Do We Really Want the Things We Say We Want?

Why do we claim to want things but never fully pursue them?

  • We say we want to get fit, but we don’t consistently make time to exercise.
  • We say we want a better marriage, but we don’t make time for date nights or we’re unwilling to be vulnerable with our spouse.
  • We say we want to start our own business, but we just keep reading books and absorbing other people’s success stories without ever taking action on ours.

What’s going on here?

Of course these are big goals—big wants—and there are lots of possible factors and obstacles at play. But here’s one I think deserves more attention…

Maybe we don’t really want the things we claim to want.

Maybe I don’t really want to be super fit because on some deep level I know that all the time, energy, and discipline that would be required to get and stay fit just aren’t worth it to me. And that being unfit, while not ideal, isn’t actually that bad.

In other words, maybe I don’t really commit to fitness because I’m afraid of looking honestly at all the tradeoffs that would be required, and as a result, admitting to myself that it’s not actually worth it to me?

Maybe we stay stuck in patterns of yo-yo dieting and procrastireading entrepreneurship books because we’re afraid to admit to ourselves that we don’t really want the things we think we’re supposed to want or want to want?

More generally…

Maybe we don’t really want the things we claim to want because we haven’t sincerely examined and accepted all the tradeoffs and sacrifices required to achieve them?

And maybe much of what we call procrastination or self-sabotage is our unconscious mind pulling us back from things it knows we don’t really want—things we wouldn’t choose to pursue if we genuinely considered all that it would take to get there?

Can you honestly say you want something if you haven’t done the work to identify and accept all the tradeoffs required to pursue it?

Or maybe this is a language problem…

We use the same word—“want”—but there’s a world of difference between:

  • I want to lose weight.
  • I know how much time, energy, discomfort, and patience it will take to lose even 10 pounds, much less lose 35 pounds and keep them off. I’m willing to spend an hour every single day preparing and shopping for good food. I’m willing to set (and enforce) healthy boundaries with my work so that I have enough time and energy to focus on establishing healthier eating habits and exercising consistently. I am willing to feel hunger and the craving for food and to tolerate that feeling rather than indulging it. etc.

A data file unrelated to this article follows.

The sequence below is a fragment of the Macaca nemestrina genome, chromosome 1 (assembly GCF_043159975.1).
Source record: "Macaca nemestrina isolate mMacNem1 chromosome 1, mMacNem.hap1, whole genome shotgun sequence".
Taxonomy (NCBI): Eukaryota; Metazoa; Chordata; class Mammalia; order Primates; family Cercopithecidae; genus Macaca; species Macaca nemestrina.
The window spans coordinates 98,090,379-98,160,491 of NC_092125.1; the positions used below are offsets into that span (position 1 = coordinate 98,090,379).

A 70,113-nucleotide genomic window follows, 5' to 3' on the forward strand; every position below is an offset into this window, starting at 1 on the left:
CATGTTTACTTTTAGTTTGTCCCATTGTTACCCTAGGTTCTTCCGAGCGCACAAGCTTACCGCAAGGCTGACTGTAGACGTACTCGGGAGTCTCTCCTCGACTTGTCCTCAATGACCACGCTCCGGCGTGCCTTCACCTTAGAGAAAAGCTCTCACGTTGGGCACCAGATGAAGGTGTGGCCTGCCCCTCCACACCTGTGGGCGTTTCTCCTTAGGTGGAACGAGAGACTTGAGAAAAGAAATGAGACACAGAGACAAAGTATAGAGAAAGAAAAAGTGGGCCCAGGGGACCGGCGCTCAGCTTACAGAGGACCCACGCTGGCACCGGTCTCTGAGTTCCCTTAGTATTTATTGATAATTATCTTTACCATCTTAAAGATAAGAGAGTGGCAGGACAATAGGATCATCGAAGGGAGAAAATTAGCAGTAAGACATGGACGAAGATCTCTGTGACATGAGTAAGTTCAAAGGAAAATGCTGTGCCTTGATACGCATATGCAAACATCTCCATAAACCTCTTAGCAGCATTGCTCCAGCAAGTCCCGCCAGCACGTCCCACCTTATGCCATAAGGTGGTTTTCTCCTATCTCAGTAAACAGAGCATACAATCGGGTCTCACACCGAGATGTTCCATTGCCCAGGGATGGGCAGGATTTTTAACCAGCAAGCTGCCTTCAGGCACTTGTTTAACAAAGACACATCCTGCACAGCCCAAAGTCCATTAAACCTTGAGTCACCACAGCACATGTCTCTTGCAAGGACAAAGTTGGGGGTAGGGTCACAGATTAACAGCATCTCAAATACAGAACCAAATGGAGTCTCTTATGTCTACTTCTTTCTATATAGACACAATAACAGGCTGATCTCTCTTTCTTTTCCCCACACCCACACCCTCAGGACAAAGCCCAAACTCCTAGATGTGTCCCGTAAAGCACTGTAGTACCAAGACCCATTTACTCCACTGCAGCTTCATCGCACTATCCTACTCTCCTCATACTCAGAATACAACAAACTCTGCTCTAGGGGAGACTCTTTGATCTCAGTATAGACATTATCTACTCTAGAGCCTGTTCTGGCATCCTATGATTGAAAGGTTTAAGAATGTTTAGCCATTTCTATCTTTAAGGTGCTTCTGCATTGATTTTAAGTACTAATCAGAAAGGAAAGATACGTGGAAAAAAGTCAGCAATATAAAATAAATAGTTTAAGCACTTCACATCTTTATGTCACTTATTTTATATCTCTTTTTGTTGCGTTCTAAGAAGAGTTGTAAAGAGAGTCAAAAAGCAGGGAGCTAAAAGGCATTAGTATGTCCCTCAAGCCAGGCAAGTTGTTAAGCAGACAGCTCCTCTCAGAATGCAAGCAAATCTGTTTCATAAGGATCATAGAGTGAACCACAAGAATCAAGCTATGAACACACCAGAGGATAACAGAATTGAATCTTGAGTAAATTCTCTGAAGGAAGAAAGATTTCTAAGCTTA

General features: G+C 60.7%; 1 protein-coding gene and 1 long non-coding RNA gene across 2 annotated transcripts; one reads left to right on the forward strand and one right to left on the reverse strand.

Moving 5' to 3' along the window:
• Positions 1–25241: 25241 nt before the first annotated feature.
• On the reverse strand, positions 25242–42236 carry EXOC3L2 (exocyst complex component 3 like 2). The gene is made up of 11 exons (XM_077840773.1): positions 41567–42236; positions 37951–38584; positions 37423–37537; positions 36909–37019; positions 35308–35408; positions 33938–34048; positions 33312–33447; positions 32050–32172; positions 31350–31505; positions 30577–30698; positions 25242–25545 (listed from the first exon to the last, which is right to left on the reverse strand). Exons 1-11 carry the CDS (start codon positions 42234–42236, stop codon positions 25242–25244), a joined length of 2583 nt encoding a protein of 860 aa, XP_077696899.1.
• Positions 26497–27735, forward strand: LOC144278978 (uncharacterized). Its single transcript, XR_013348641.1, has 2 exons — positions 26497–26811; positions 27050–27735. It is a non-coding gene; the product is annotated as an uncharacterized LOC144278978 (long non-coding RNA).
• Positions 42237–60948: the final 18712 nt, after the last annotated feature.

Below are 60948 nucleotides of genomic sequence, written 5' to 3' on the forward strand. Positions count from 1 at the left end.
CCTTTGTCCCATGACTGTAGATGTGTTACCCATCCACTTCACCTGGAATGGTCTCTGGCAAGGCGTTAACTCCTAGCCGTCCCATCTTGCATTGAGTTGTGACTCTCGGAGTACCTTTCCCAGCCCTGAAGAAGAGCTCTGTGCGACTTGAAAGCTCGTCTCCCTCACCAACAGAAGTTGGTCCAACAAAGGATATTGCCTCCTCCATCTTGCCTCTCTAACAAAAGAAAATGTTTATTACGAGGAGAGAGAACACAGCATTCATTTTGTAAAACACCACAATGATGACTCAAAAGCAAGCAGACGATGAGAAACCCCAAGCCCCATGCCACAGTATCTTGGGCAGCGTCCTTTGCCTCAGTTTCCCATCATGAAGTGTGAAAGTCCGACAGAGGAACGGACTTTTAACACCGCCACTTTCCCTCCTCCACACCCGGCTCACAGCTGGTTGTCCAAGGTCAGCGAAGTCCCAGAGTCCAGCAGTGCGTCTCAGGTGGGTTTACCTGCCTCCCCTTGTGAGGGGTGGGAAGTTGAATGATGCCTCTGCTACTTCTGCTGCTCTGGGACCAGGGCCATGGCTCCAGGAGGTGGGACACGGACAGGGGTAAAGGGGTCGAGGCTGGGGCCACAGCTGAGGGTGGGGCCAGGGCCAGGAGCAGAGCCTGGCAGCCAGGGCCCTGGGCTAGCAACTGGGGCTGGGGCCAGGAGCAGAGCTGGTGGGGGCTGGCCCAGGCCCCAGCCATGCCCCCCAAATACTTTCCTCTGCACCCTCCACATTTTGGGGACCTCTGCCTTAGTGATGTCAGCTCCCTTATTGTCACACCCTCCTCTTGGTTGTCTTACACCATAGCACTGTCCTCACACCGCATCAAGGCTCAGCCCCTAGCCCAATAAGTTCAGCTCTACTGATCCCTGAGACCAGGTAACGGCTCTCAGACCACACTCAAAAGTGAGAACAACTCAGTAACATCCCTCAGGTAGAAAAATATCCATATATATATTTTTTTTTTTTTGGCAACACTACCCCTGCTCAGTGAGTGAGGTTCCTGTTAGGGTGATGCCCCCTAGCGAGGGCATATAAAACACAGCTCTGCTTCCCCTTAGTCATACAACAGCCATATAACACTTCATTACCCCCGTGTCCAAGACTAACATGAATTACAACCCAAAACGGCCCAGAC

Maybe we need to be much more clear with ourselves about want in the “sure that sounds nice” sense of the word and want in the “I have done the hard work to examine all the tradeoffs associated with pursuing this thing and am still willing to commit to it” sense?

It seems like a set up for frustration and disappointment if we’re confusing those things—especially if we’re expecting the results of the latter while only putting in the work of the former.

What about this:

How much we really want something is proportional to how much we’re willing to sacrifice for it.

If that’s true, a good way to test how much you really want something is to honestly examine what tradeoffs are required to get there and whether you’re really willing to make those trade-offs.

Because there are plenty of things in this life worth wanting. And it would be a shame to waste time wanting things you didn’t really want.

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I don’t know how I missed reading your work all this time but I’m so glad I found you. As a syndicated columnist myself I fully appreciate your thought-provoking words. Thank you for the experience.

I love this article, it brought consciousness to my unconscious mind that is pulling me from hard work I am supposed to get done in order to get the things I really want! Thanks a lot

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